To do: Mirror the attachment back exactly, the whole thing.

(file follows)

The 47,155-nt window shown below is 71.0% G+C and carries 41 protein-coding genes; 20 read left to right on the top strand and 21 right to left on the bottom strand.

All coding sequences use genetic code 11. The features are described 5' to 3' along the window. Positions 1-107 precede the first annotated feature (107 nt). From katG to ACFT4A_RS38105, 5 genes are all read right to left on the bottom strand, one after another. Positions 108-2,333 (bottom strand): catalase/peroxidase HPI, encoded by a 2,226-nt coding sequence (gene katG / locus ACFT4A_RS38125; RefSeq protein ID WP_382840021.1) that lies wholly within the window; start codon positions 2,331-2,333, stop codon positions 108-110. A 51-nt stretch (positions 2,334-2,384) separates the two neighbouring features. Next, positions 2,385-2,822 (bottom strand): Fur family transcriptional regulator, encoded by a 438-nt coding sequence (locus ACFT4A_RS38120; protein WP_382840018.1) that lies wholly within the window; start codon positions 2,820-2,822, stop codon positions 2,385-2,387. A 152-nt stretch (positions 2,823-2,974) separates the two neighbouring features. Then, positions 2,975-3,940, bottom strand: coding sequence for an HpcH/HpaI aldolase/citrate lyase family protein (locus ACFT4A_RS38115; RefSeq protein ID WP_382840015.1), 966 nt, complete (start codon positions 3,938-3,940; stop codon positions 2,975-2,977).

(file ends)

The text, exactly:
The 47,155-nt window shown below is 71.0% G+C and carries 41 protein-coding genes; 20 read left to right on the top strand and 21 right to left on the bottom strand.

All coding sequences use genetic code 11. The features are described 5' to 3' along the window. Positions 1-107 precede the first annotated feature (107 nt). From katG to ACFT4A_RS38105, 5 genes are all read right to left on the bottom strand, one after another. Positions 108-2,333 (bottom strand): catalase/peroxidase HPI, encoded by a 2,226-nt coding sequence (gene katG / locus ACFT4A_RS38125; RefSeq protein ID WP_382840021.1) that lies wholly within the window; start codon positions 2,331-2,333, stop codon positions 108-110. A 51-nt stretch (positions 2,334-2,384) separates the two neighbouring features. Next, positions 2,385-2,822 (bottom strand): Fur family transcriptional regulator, encoded by a 438-nt coding sequence (locus ACFT4A_RS38120; protein WP_382840018.1) that lies wholly within the window; start codon positions 2,820-2,822, stop codon positions 2,385-2,387. A 152-nt stretch (positions 2,823-2,974) separates the two neighbouring features. Then, positions 2,975-3,940, bottom strand: coding sequence for an HpcH/HpaI aldolase/citrate lyase family protein (locus ACFT4A_RS38115; RefSeq protein ID WP_382840015.1), 966 nt, complete (start codon positions 3,938-3,940; stop codon positions 2,975-2,977).